UG Story: The Life And Times Of David Morris

author: Colohue date: 07/30/2009 category: fiction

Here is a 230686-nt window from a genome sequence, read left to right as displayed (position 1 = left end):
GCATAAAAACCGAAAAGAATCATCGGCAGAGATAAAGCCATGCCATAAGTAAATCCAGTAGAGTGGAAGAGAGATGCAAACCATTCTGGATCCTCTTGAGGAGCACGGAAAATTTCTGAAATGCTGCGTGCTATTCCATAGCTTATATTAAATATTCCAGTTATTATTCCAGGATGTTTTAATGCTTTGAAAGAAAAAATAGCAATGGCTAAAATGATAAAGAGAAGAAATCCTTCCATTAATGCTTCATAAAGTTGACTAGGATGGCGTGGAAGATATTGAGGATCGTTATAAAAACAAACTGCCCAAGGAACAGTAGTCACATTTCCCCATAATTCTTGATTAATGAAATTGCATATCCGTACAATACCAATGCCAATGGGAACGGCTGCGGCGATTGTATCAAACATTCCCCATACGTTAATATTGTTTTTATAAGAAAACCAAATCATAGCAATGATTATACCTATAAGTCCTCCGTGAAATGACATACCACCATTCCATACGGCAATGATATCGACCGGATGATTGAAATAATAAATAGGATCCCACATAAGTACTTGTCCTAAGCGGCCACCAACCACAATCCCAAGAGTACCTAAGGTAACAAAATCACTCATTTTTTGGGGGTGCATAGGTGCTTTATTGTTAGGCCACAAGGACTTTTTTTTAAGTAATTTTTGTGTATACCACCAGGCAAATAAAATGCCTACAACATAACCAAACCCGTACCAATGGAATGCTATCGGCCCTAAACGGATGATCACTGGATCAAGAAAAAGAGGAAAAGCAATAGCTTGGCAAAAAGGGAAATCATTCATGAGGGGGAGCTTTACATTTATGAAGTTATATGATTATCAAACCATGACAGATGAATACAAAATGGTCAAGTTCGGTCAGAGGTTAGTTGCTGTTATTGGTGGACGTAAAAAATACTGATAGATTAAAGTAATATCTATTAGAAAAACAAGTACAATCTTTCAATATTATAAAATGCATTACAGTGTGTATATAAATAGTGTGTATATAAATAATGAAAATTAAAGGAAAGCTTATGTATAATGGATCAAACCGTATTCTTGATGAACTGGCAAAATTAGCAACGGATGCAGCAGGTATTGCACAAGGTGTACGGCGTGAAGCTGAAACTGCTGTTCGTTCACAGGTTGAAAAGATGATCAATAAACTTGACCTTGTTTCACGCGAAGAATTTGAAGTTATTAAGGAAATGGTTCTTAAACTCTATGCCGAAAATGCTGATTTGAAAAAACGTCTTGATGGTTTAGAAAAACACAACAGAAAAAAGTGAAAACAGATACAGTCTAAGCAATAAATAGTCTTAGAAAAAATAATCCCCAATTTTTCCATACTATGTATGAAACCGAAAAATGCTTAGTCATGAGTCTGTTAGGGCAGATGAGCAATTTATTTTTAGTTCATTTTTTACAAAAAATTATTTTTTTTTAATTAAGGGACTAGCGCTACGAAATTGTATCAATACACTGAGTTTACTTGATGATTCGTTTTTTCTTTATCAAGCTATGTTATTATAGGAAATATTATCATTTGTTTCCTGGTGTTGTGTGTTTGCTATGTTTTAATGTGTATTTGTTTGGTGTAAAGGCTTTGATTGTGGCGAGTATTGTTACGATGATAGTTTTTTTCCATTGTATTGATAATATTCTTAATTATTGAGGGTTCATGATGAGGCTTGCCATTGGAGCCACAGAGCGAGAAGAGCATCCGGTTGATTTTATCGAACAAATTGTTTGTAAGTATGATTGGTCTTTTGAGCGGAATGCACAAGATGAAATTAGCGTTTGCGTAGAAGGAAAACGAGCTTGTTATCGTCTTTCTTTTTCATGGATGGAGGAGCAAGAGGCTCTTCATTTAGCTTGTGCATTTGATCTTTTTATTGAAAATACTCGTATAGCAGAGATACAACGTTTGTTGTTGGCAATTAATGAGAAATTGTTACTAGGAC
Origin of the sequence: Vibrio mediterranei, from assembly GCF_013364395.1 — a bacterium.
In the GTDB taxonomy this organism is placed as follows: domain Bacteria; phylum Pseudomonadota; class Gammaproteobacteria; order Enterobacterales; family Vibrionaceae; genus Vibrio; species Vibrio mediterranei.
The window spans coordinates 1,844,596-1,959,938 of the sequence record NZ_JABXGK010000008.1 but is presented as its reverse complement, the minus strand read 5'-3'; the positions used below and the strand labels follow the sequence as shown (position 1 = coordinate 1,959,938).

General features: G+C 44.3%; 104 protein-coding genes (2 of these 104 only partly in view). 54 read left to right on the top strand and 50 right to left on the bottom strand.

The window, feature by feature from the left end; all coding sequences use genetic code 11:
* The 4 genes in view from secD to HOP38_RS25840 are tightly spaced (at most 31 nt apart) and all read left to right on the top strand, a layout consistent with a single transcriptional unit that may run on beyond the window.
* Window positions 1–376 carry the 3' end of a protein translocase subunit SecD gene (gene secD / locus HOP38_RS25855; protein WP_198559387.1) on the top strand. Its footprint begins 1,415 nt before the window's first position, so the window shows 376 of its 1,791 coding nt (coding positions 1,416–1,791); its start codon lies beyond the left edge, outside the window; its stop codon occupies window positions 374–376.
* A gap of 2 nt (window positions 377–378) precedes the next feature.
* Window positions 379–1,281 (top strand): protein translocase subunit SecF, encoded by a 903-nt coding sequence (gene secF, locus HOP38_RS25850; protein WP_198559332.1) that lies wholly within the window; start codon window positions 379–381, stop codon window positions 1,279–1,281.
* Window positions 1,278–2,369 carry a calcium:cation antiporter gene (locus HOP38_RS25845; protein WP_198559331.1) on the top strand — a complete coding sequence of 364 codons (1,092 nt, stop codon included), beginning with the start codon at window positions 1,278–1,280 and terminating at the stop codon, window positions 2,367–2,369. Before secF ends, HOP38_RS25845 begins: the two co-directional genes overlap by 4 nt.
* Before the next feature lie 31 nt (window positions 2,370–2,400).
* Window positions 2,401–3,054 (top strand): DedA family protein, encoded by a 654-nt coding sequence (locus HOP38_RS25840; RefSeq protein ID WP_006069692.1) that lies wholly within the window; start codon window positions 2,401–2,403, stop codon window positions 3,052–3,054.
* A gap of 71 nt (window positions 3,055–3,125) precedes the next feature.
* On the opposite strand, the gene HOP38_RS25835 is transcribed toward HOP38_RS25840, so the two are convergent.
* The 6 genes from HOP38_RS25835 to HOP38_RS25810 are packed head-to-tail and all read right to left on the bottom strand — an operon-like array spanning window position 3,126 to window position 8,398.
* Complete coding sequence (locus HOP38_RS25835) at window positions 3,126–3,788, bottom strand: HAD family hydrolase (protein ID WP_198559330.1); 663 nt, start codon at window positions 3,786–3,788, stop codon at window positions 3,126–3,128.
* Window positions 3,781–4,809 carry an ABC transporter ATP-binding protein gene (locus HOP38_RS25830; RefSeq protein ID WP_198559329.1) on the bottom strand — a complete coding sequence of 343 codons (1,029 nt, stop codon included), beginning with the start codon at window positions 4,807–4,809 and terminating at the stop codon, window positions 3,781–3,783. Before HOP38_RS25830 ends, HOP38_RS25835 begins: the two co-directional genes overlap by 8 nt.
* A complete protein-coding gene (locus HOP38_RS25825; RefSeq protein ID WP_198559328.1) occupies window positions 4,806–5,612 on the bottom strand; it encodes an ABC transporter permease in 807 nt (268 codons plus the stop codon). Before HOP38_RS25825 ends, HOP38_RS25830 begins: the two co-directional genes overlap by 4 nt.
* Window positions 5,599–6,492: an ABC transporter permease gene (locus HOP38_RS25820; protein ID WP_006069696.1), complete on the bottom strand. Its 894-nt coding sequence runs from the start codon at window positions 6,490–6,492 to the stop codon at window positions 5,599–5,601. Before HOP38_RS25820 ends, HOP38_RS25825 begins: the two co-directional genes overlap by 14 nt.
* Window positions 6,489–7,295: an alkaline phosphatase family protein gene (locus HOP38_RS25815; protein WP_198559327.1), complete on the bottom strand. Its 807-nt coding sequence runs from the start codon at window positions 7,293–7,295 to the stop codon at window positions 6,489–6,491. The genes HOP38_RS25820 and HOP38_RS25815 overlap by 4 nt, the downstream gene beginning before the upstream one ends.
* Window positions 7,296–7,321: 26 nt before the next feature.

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Music plays an important part in the modern information age, with walkman phones, mp3 players and iPods making music available not just on the move but absolutely anywhere. Whereas formerly, people would travel with their minds focussed on the intricacies of life, they can now settle their headphones into their ears and block out the world at large. With the lack of necessary expression on the internet, coupled with the ability to block out the world with music, the modern world thrives on turning the other cheek. Also worthy of consideration is the fact that almost any music is available to anybody using the internet. Via torrents, download managing programs and simple point and click interface, music downloads are more common than ever before. While some consider this the beginning of the musical apocalypse, others relish the pleasure of downloading terabytes and terabytes of music that nobody could ever listen to in one lifetime. Addictive downloading has become an all too common reality, leading users to search for album downloads by bands that they've never even heard of. The right to copyright your musical property is now a thing of the past. A user can fill their mobile music player with any music that they desire, whether it is legal for them to own it or not. Cashing in on the amazing potential revenue of the download stream, several companies began to aid consumers in the gathering of their favourites. Some were legal, and these were sued and shut down as quickly as possible. Unfortunately, those illegal sources flourished in the need for more. Alongside this, videos, games and programs became available via the constant download stream. Websites opened up containing download and streaming links to TV shows and the newest films before they were even released. Piracy became so commonplace that it is barely even punishable anymore. Capitalising on the sudden and encouraging surge of musical availability, the video game market found an opportunity to become involved. First came PC games based around the concept of composition. These later developed into recording and composition programs, but that was many years down the line. Next, these games moved forwards onto consoles, while 'dancing' games became popular in arcades and, later, at home, due to the use of certain accessories. These were still focussed mostly on pop and dance music however. The turning point for guitar-orientated music was the development of 'Guitar Hero'. Not long afterwards, the concept expanded to include more than just the guitar with the title 'Rock Band'. Since the original releases, the rush of popularity made for continual follow-up releases. Eventually, the developers began to create games that were specifically designed to appeal to fans of certain bands, such as Metallica or The Beatles. The fan base for these games became so large that it grew to a size that actually threatened the popularity of the real electric guitar. This led to wide scale war between guitarists, guitar hero players, opinionated pacifists, people with opinions on opinionated pacifists, internet trolls, trolls of trolls and people who get bored extremely easily. In one of these groups was a member of Ultimate-Guitar called David Morris. In another was a member called Hugh Gee. --- The school cafeteria was packed to breaking point, as it always was whenever food was being served. The children of the school, of all varying ages, were stuffed like salmon into the little plastic chairs, fighting over table space because their trays would not all fit on the same table. The sheer volume of the place was astounding. The scrape of chairs, the pound of footsteps and the shouts of conversation all came together to assail the ears at once. This was every day at this school, no matter what was going on. Today was no exception. David Morris was late out of computer class. This meant that all of the good food would be gone, leaving him to fight with the late, desperate and excessively bullied peers that he had come to know very well in the last few weeks. He was late because he had been held back by the teacher. He had been caught wandering through Ultimate-Guitar again. The Electric Guitar forum was calling out to him lately, ever since he had first ventured out of the Pit and realised how much more the place actually offered that he had never noticed. His friends had gone on without him, and, hopefully, they had saved him a seat. However, he still had to go through the heavily diminished queue and pick up something that he could eat within the twenty minutes he had left before classes resumed. He was grateful that all of the bullies that usually attacked him at this point were already fed and wandering off to smoke at the back of the field outside. David was sixteen years old, and small for his age. His short hair was scruffy, his uniform was battered and his eyes had already began to fail him. He was the perfect picture of somebody who couldn't care less about what they looked like. With his food on a tray in front of him, he moved quickly, with his head down and his eyes to the ground. He was hoping with all that he could that nobody would notice him, especially Richard Meyers. Meyers had caused him no end of trouble from the first day to the current one. Identifying the people that he would usually sit with, David took his seat and, with a cursory glance to make sure that no unseen fists were coming, he relaxed. Looking up, he was met with the green eyes and small smile of his short and mousy friend Heather. She was his age, with fine, black hair and badges all over her blazer. "Why were you held back?" Heather asked in her high-pitched voice. "Being stuck in that classroom for more than half an hour doesn't really seem fair for being caught on a website." "Not the first time though, is it?" Responded Jacob, David's younger brother, who was sitting to his right. The similarities between the two were mostly limited to physicality. It was rare for the two of them to see eye to eye on anything. "It's pretty much every class now. You're not really covered up; he can see you no matter what you're doing, so it's no surprise, is it? You should just get off of the websites before you get caught." David turned to his brother with a glare. "Don't you have your own friends to go and sit with or something?" He asked, quite spitefully. Jacob turned his head to regard his usual group, currently sitting far across the cafeteria in an organised huddle. "Nick's been talking about me behind my back again," Jacob began angrily. "None of them will talk to me anymore. It's like last month when he told everybody that I watch beast porn. They'll come around, and then I'll have to pretend to like Nick again. It happens all the time." "Same thing happened to me," included Heather, sadness seeping into her tone. "Well, not exactly the same thing though, is it? It would be weird to be accused of watching any porn when you're a girl, certainly not beast or anything. I just had other girls accusing me of trying to steal their boyfriends. That's the big deal for them. If one girl cries witch over that then the rest do just the same. At least I've always got you guys to fall back on. The best friends always live across the road, right?" "Yeah," Jacob said with a wide smile. "So are you coming 'round tonight? We can sit and relax like usual. Maybe play some Guitar Hero again?" Heather made to begin an answer, but her lips had barely opened before David leapt in and cut her off. "Don't you guys ever get sick of just pretending to play guitar?" He asked of his companions. Both of them looked at him as though he had just declared himself the new master of the universe. It confused him, likely almost as much as they were being confused as well. It took a moment for either of them to make a response, but Jacob took the opportunity fast enough. "Since when is it about pretending to play guitar at all?" He inquired with a small smile. "I've never done that except when there's a good song on and somebody else is playing. That isn't faking it either, that's air guitar. Weird how people like doing that, but stick a little guitar shaped controller in their hands and suddenly it's a completely different story. Since when do you care anyway? I thought you liked Guitar Hero." "I do," answered David. His words made him consider his current standpoint, but it didn't change his mind. "I've been playing a fake little guitar controller for ages now. I think it's about time I start playing the real thing. I've played that thing a lot, I should be quite good with an electric guitar by now, right?" "You're a weird man if you really think that," added Heather, her opinion putting an extra weight on to the counter argument. "It's just a game. Is this about what that guy on Ultimate Guitar said? Playing a game doesn't make you gay and would it be so bad if you were? I don't get what everybody has against that little lifestyle choice. I'm telling you, you'd be a lot better off if you'd stop listening to that Hugh Gee guy. He's probably some kid our age who doesn't listen to anybody and makes stupid inappropriate jokes whenever he sees a hint of cleavage." "You mean like that kid who was hitting on Meyers' girlfriend?" Inquired Jacob. Nobody knew the name of the complete idiot who had done it, but shouting 'I cum blood' at the top of his voice in a crowded house directly into the face of Sammy Jackson had made him something of a laughing stock for the entirety of the school. "I can see him fitting the bill pretty well, can't you?" "It doesn't matter," began David. "You guys are wrong anyway. I'm not doing it because of something anybody else said, I'm just doing it because I feel like I want to do it. I've been through the Electric Guitar forum and the Musician Talk forum and I'm learning all of this cool stuff about making music. I don't know, I just want to make something that sounds that good, you know? I sit and I play that game and wonder what it would be like to play guitar like the bands on there. You know, great guitarists like Tom Morello, Slash and that guy Lou who called himself 'The Devil' for all of his career." "You are such a strange man," repeated Heather. "You don't even own a guitar. What are you going to do about it? You can't play, you don't have a band and you don't really have a point in mind, do you? You just want to learn to play because you think it's more 'real'." "See, that's where you're wrong, Heather," David countered. He had been planning this over the course of the last couple of days and, to his own surprise, he had made a decent amount of progress. "My new guitar is going to be turning up in the next couple of days. After that, I've got plenty of tabs and Musician Talk threads to look through. And, here's the fun bit, I have a band with an opening for a rhythm guitarist next week. From here on in, everything's going to go as smooth as anything." --- The passing fortnight had proven to be an exercise in patience. Anything that could have potentially gone wrong had gone very wrong indeed. The guitar that David has ordered had been delayed incessantly until, one day after he had missed his audition with one of the local school bands, it had finally arrived. His happiness at the final arrival evaporated almost instantly as soon as he picked the instrument up, tried to play a C chord and hurt his ears. The next five hours had been spent tuning, cleaning, missing strings and making annoying noises until, at last, he had given up and gone downstairs to play Guitar Hero with Heather and Jacob. They had mocked him horribly, but this came as no surprise. His eyes were stinging horribly from the hours that he had spent with tiny Verdana characters on his computer screen. Theory had been a blur thus far, and trying to move from a C major chord to a D minor chord had proved even more difficult that he had imagined. The tips of his fingers ached if left holding a chord for too long and every note that he missed felt like a personal punishment. He was strongly reminded of when he first began to play Guitar Hero. In truth, he found himself liking it. Similar to a new difficulty with many new buttons, he wanted to face this fresh challenge with a smile on his face. It was a Monday morning, not long after school lessons had ended. Still wearing his shirt, blazer and tie, David had wandered to a music store local to him in the hopes of buying some new plectrums. Strangely, all of those that had arrived with the guitar had disappeared almost straight away. Inside the claustrophobic little shop, a smartly dressed but somewhat overweight and thickly bearded man behind the counter locked eyes with him and, while David explored the wall of guitars, he could feel the owner's eyes burning a hole in his back. It was rather intimidating to be watched move around. It made him much less likely to approach the front, so, instead, he chose to examine the gathered Gibson, Fender and Jackson guitars. The lights were low, almost obscuring the lettering on the front covers of the theory books stacked in a thin bookcase near the counter. There was only one other customer in the store. He looked to be of a similar age, or just older, than David, though he was not wearing anything that suggested he was still a school goer. He was wearing jeans and a plain black t-shirt, and he was sitting on a stool, playing with the little drum kit in the window. For such a small place, it had quite a collection of accrued merchandise. It took a little while, but when David finally managed to gather the courage to approach the hairy owner, he found that only the mans eyes had moved. "Where are the picks you're selling?" He asked, still feeling more than a little nervous. Seemingly in answer, the owner grabbed hold of a wooden case from underneath the counter and placed it on the top. The case had many little wooden squares inside, all of which held a different type of plectrum and a pricing sticker. Keeping his eyes down, David began to peruse the selection on offer. "Can you put this in the window?" The other customer asked, approaching the two of them with a small white card in his hand. Taking it from him, the owner glared down at it, almost as though he was about to spit on it, but, thankfully, such was not the case. Without a word, he went over to the window where the drums were arrayed and looked for a spot to put the card. David chose not to watch for too long. He was just grateful that he himself was not being watched anymore. Unfortunately this was not the case, as became clear when the other customer laughed briefly, and then said: "so you play guitar then?" The fact that he was in a music store looking at guitar plectrums seemed to have been completely missed by this man. "No," he began calmly, "I'm buying picks for Guitar Hero." "Hey, that's funny," said his companion. "Everybody knows that people who play Guitar Hero can't really play guitar. You're a funny guy." Seemingly attempting to illustrate this, the boy let out a serious of long and drawn out fake laughs that were extremely annoying. "So how long have you been playing for?" He added once he was done. "About six days," David said simply, trying to avoid the feelings of aggression that were rising in his stomach. This was apparently the answer that the other man was hoping for. "That's good, a beginner? Wow," he said, almost as though this were some wonderful title to be desired. "Well, you should look in the window when you leave. I'm looking for a newbie or two. My name's Carl." Carl extended his hand for David to shake, which David did after a moment of hesitation. He considered what he might say next, but nothing came to mind, nor did Carl say anything else. When the owner returned from the window, he said his first words by informing David of the price of the plectrums currently in his left hand. He paid up, said goodbye to both of them, then left the store. Outside, he stopped to look for the little white card on display. At the top was a phone number, and beneath was a small write-up which read: 'looking for a second guitar to play backup when I solo for a couple of little recordings. Call me.' Before he left, David noted down the number. --- As it turned out, Carl was from the same school, one year above him. He just had a habit of not turning up. David had called him later that day and, as it turned out, the two of them had both been sitting with their guitars on their knees as they talked. Carl had played a range of stupidly fancy things, making David feel small and worthless, but they had arranged to meet up in one of the school music rooms to go over some things. Jacob had mended his issues with his friends, so he hadn't been seen for a few days now. Sometimes, David would have no choice but to sit alone for his dinner, while sometimes he had Heather for company. Today, she came with him, eager to see what was going on. Thus far, she hadn't heard him play. He wasn't looking forward to it. The school had several amplifiers that students could use. They were all Line 6 Spiders, which David had no experience with, but he set it up as best he could and spent a while playing with the tone - hitting the low E while Heather turned the mids and the bass up or down at his instruction. It proved difficult, but mostly because David had never had the opportunity to so much as touch an amplifier before. Most of it went right over his head. On a computer in the corner of the room, most often reserved for teachers, he had signed in to Ultimate-Guitar and opened up a few theory lessons that he had been looking into most recently. He had began to explore the column sections and landed, quite easily, on the 'Ultimate Guide to Guitar' by one ZeGuitarist. It had certainly been the beginnings of an enlightening read. The major scale was no longer such a mystery to him, and he had mastered switching between a C major chord and a D minor. However, barre chords still sounding horrible and made his hands ache. He had no intentions of claiming to be a good guitarist, he simply planned to be honest. School had long since finished by the time that Carl arrived, once again out of uniform. By the looks of things he had chosen to skip school and then, once it was over, he had decided to come in. This was a fact that Heather found quite marvellously stupid, while David chose to keep his mouth shut and just get on with it. He helped carry in the bulky amplifier that Carl had brought and they were both set up quickly in the tidy little room. "Y'alright," Carl said first, shaking hands with David again. "I've got some tabs I wrote out for you, I've got a drum and bass track on a flash disc if I'm alright to stick it in that computer too. Is that fine?" David nodded easily. It was not his computer, it barely mattered to him. "I didn't know you were bringing your girlfriend too," continued Carl. "You should have said, I would have brought the girl that I'm f---ing right now." The crudity of his comments caught David off guard. His only attempt at recovery was to say: "she's not my girlfriend, just a good friend." Looking over at her afterwards, he was confused by her expression. Apparently he had said something wrong. "What are you doing learning theory?" Asked Carl in disbelief. Having reached the computer, he was glaring almost angrily at the lesson that was up on the screen. "This is stupid. Hendrix didn't know theory, Slash didn't know theory, Petrucci didn't know theory. It's stupid, I can write good music without any of this crap." "Did you just pull three major names out of the air there?" Heather questioned with a smirk. "Petrucci especially is the sort of unforgivable oversight that no idiot should make." "Oh, it talks," replied Carl, sneering at her. "Well once you hear my stuff I'm sure you'll know better. It doesn't matter anyway Dave," he began, turning to David and excluding Heather, which she didn't like one bit. "You shouldn't bother doing all of that book lessons and stuff, you should just play with feeling." "And I suppose that shows your fingers exactly where to go for each note, does it?" Heather questioned once again. The anger in the room rising, David felt that he had to step in, so he quite literally stepped in between them. Unable to see each other, Carl and Heather both focussed on him, so their expressions softened. "So what am I supposed to be playing and when?" David asked quickly. The forty-five minutes or so that followed were no fun whatsoever. His guitar plugged in and his amp up high, Carl played his song again and again, trying to point out the broken down minute or so in which David was expected to play. David's part sounded very Greenday. It was four bars of root powerchords, four bars of fifth powerchords, four bars of fourth powerchords and, finally, four bars of fifth powerchords once again. It was just simple enough for him to manage, but Carl insisted on playing his song several more times before he felt that David could handle it. Heather became bored very quickly, and David's attempts to make jokes to lighten up the mood did nothing to appease her. Every time that he managed to make a smile form on her face, Carl would pull him back to the four minute long punk rock song that they were working on. Once Carl was confident that David could handle the simple part that he had been given, he started the backing track that he had provided on the computer. At this point, the song went from bad to worse. The repetitive snare and the badly timed smash of the cymbals did nothing to keep the beat, while the bass clashed horribly with every chord that either guitarist played. Somehow, Carl thought that this sounded pretty good, since he began to play with a rather wide smile. David caught Heather rolling her eyes as they ran through the song again, but, once again, he chose to keep his mouth shut. It was at this point that the door opened and, as both guitarists stopped playing, a boy from the lower year stuck his head in. "You fags going to be long?" He asked without reservation. Behind him, both a tall and ginger boy and a short and rounded boy shook their heads at their friend's words. Carl did not react too well to this intrusion. "What the f--- do you want?" He asked. "We're recording in here, we need people like you to get out and stay out." "Lol," came the boy's simple response, almost as soon as Carl had finished. "You've used up your hour, everywhere else is taken and George needs to practice or he's going to fail music. Every time Mr. Woodman passes us by he bitches at us, so you need to get out so that we can get in. Don't make me report you to a teacher, or you'll end up getting banned." "Well, we haven't used our hour yet so you'd best get out," replied Carl furiously. The amused little smirk on the boy's face was more than reason enough to become annoyed. "K, koo," said the boy in answer, raising a laugh from the chubby friend behind him. "Don't be too much longer. If you break the rules I'll get you banned." He backed out quickly afterwards and closed the door behind him. Carl sighed in annoyance and, after checking his watch, declared it time to record. As Carl began to set up the microphones, David returned to his seat next to Heather, who had now taken out one of her Science textbooks to read through, and simply said: "I miss Guitar Hero." "Too much like work, is it?" She asked, without looking up from the book. He didn't need to think hard about the answer. His fingertips were dented and throbbing, his wrist had cramped up and all he had been doing was sliding up and down in exactly the same position. The answer was obvious. "Yeah," he responded. "There's just so much more to it. I mean, I can move my fingers independently, which is good I guess, but not for this sort of thing. Maybe it'll help more when I get around to playing lead." "Well at least we're only here another five minutes or so," she said. "Or, at least, he's only here another five minutes or so. I think you're doing well anyway. It doesn't look easy to play guitar, and you've only been at it two weeks, haven't you?" She looked up so that they might make eye contact before continuing. "I'm impressed." "Well thank you," replied David, his chest swelling at the compliment. "I'd better ace this recording then, hadn't I? I wouldn't want to let you down." "Up you get, Dave," Carl shouted, despite the fact that the room was tiny. "Just make sure not to make any noise other than what you're playing. One, two, three, four." The count was irrelevant, as all he did was press play on his backing track and his recording software, then nobody played for a good twenty seconds. David put himself into position, his left hand already prepared to play, while his right hand strummed air back and forth to warm up and try and push away the cramp. When he was needed, David played his sixteen second burst, providing the backing so that Carl might play some small and accidentally dissonant solo, which typically consisted of two bends and a fast chromatic run. David was extremely happy when the repetitive and dull song finally came to an end. An hour of playing it had proven more than enough. Breaking his own rule, Carl decided to end the song by cheering himself loudly while he was still playing a D chord for the track. He even improvised a little addition, which David barely listened to. A few badly chosen notes broke through his wall of ignorance, but otherwise David was free from the assault of sound. As soon as it was done, Carl cancelled the recording, saved his track and removed his flash disc, taking with him any evidence that anything had happened during this hour. --- Hugh watched the three of them file out of the room. The one braggart, the quiet one and the girl with breasts, a left one and a right one. She glared at him as he stared at her, but kept walking. Finally empty, the music room was quickly occupied by Hugh, Jimmy and George. "Did you really have to tell them it's because of me failing music?" George asked, whining away, mostly to himself. He busied himself exploring the cupboard at the back of the room, where a few old keyboards were stored along with a few sheets of music. The three of them had been waiting for an entire hour so that George could do something to keep his mother from grounding him, or at least two of them had. In actuality, Hugh walked into the room, took a seat in front of the computer and immediately logged into Ultimate-Guitar. "Hey, listen to this," he said after a moment of browsing. Jimmy and George both looked at him in annoyance, but kept themselves quiet. "A while ago, somebody was talking about Guitar Hero, and I posted saying that it was a game for queers, right? Well he's taken it personally. He posted just a minute ago. He's gotten himself a Kramer guitar, started recording songs and he says he's been impressing girls too. He still plays Guitar Hero though, the queer." "It's just a game, Hugh," announced Jimmy, now leaning against the wall behind Hugh so that he could watch what Hugh was doing. "You don't have to insult everybody you know, even if you think you do." "I don't insult everybody," replied Hugh. "Just people who really deserve it." "You called the lunch lady a fascist because she gave you less peas than she gave me," Jimmy answered with a smirk. "Well she deserved it didn't she?" Continued Hugh. "She's denying me my god-given right to equality in peas." "You're an idiot, man," said George. Having plugged in the keyboard, he began to hit the keys at random, hoping to come up with something improvised that he could show to his teacher. Jimmy went over to help him, pointing at the icons on the sheets of music next to them and trying his best to guide George's fingers. Something occurred to Hugh as he was sitting there, reading over the Guitar Hero thread. Somehow, a complete beginner at guitar was recording songs and attracting women. Some girl had been willing to sleep with him at a party just because he listened to her play, and it gave him the chance to make one of the most awesome jokes in the world. Maybe there was something to this guitar business after all. Perhaps he would try learning guitar.